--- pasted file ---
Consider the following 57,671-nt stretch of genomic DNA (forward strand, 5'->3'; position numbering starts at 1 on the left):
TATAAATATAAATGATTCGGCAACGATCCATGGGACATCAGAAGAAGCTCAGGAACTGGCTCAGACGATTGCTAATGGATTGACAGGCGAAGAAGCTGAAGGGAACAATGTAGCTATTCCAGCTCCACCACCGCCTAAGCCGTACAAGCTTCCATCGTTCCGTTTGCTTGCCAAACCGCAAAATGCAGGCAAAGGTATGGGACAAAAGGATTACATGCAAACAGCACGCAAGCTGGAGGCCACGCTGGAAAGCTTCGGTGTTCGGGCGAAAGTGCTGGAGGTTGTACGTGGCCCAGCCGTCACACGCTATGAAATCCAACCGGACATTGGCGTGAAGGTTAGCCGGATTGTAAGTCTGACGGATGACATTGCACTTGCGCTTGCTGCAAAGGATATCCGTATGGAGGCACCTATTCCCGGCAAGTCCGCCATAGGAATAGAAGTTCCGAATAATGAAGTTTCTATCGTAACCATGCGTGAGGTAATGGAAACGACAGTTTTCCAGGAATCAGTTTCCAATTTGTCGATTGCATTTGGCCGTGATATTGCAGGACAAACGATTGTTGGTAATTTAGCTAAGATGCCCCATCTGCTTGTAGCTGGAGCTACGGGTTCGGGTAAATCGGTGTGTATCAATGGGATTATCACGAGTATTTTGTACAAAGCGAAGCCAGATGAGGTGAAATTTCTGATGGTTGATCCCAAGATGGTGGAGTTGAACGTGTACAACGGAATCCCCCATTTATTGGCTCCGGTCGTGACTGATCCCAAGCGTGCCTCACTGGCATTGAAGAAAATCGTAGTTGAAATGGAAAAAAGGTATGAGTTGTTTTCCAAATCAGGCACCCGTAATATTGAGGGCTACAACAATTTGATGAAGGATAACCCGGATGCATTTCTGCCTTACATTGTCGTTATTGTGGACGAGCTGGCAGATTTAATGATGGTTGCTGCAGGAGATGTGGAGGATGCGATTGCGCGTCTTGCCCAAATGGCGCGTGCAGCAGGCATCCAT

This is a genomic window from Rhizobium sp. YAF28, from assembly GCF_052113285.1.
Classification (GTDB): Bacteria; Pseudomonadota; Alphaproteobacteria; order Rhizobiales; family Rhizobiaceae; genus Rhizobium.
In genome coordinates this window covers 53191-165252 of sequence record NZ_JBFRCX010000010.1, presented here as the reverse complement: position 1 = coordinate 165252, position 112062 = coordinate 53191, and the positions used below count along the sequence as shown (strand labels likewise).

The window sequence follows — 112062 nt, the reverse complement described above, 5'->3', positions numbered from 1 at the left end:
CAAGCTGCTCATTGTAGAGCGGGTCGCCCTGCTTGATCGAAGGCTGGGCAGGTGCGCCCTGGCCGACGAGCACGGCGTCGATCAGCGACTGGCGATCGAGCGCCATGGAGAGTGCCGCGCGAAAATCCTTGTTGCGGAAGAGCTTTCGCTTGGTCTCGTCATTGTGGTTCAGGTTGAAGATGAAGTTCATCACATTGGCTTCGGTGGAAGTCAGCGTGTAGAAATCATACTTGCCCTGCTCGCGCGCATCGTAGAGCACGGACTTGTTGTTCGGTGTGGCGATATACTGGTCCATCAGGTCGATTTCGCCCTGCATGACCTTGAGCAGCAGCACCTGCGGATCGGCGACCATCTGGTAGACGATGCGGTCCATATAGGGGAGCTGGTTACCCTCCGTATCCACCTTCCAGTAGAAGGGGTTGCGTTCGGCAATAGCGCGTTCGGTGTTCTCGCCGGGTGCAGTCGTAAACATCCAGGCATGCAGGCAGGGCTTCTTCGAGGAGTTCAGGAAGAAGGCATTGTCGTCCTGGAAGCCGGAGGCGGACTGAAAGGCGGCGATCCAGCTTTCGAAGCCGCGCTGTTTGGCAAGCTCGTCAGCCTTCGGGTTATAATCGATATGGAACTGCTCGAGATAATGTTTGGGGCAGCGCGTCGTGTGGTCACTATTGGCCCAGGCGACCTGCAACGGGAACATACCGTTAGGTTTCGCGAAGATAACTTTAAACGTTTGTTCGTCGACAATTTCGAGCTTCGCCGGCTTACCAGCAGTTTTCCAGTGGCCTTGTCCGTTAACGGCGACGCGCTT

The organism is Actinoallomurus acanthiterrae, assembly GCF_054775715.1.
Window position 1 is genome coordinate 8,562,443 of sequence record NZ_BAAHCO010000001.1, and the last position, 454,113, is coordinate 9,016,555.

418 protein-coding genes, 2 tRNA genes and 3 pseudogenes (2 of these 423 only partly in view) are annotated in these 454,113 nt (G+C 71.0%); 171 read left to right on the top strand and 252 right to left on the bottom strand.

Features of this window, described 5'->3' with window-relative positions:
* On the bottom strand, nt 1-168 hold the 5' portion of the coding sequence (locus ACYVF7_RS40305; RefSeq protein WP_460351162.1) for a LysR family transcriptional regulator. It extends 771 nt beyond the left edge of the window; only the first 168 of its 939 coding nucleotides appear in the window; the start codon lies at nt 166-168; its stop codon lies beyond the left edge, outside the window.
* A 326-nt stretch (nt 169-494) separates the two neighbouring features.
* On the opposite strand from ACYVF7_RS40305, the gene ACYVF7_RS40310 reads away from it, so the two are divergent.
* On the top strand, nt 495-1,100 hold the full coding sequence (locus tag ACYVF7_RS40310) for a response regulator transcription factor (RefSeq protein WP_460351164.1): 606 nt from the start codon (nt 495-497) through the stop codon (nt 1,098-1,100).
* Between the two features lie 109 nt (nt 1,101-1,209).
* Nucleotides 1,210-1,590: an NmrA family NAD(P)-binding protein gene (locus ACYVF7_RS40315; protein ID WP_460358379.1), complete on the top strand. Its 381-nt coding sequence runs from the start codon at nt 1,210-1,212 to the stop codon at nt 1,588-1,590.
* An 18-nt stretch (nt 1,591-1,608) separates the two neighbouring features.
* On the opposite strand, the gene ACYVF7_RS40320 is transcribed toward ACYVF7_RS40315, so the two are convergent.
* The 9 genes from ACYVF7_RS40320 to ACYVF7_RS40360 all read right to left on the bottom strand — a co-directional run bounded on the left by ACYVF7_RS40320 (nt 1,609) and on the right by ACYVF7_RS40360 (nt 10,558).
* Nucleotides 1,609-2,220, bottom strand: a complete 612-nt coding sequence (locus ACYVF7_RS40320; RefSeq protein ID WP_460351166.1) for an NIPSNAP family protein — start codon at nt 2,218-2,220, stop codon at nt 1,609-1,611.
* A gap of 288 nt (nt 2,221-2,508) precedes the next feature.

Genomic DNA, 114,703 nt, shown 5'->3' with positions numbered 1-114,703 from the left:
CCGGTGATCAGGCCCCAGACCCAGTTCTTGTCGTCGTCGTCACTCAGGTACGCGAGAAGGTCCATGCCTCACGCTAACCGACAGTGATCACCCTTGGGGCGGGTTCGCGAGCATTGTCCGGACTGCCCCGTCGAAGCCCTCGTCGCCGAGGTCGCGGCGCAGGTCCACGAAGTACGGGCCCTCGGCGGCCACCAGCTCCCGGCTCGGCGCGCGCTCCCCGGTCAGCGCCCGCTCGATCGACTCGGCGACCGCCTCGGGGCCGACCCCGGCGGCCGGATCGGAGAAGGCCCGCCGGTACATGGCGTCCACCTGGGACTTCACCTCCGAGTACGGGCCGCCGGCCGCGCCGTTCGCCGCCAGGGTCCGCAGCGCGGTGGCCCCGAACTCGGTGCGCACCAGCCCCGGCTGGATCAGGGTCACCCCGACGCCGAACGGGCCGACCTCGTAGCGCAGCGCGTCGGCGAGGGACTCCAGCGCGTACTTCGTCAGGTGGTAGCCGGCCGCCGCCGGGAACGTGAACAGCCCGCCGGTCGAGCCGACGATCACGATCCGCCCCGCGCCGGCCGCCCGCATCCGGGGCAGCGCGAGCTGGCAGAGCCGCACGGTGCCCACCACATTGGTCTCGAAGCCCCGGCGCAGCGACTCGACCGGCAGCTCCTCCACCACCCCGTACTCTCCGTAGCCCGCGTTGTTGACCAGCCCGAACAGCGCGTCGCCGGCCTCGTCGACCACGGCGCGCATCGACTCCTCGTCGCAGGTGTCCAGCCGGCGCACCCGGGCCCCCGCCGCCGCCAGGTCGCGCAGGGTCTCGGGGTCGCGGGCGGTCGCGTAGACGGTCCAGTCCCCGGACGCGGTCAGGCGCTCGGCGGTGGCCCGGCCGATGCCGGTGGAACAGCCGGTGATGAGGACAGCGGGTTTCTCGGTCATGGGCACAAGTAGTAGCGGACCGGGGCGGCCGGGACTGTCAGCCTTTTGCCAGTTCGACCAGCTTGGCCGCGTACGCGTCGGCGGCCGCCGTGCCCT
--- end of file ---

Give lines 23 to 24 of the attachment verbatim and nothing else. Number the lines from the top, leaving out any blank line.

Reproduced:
Genomic DNA, 114,703 nt, shown 5'->3' with positions numbered 1-114,703 from the left:
CCGGTGATCAGGCCCCAGACCCAGTTCTTGTCGTCGTCGTCACTCAGGTACGCGAGAAGGTCCATGCCTCACGCTAACCGACAGTGATCACCCTTGGGGCGGGTTCGCGAGCATTGTCCGGACTGCCCCGTCGAAGCCCTCGTCGCCGAGGTCGCGGCGCAGGTCCACGAAGTACGGGCCCTCGGCGGCCACCAGCTCCCGGCTCGGCGCGCGCTCCCCGGTCAGCGCCCGCTCGATCGACTCGGCGACCGCCTCGGGGCCGACCCCGGCGGCCGGATCGGAGAAGGCCCGCCGGTACATGGCGTCCACCTGGGACTTCACCTCCGAGTACGGGCCGCCGGCCGCGCCGTTCGCCGCCAGGGTCCGCAGCGCGGTGGCCCCGAACTCGGTGCGCACCAGCCCCGGCTGGATCAGGGTCACCCCGACGCCGAACGGGCCGACCTCGTAGCGCAGCGCGTCGGCGAGGGACTCCAGCGCGTACTTCGTCAGGTGGTAGCCGGCCGCCGCCGGGAACGTGAACAGCCCGCCGGTCGAGCCGACGATCACGATCCGCCCCGCGCCGGCCGCCCGCATCCGGGGCAGCGCGAGCTGGCAGAGCCGCACGGTGCCCACCACATTGGTCTCGAAGCCCCGGCGCAGCGACTCGACCGGCAGCTCCTCCACCACCCCGTACTCTCCGTAGCCCGCGTTGTTGACCAGCCCGAACAGCGCGTCGCCGGCCTCGTCGACCACGGCGCGCATCGACTCCTCGTCGCAGGTGTCCAGCCGGCGCACCCGGGCCCCCGCCGCCGCCAGGTCGCGCAGGGTCTCGGGGTCGCGGGCGGTCGCGTAGACGGTCCAGTCCCCGGACGCGGTCAGGCGCTCGGCGGTGGCCCGGCCGATGCCGGTGGAACAGCCGGTGATGAGGACAGCGGGTTTCTCGGTCATGGGCACAAGTAGTAGCGGACCGGGGCGGCCGGGACTGTCAGCCTTTTGCCAGTTCGACCAGCTTGGCCGCGTACGCGTCGGCGGCCGCCGTGCCCT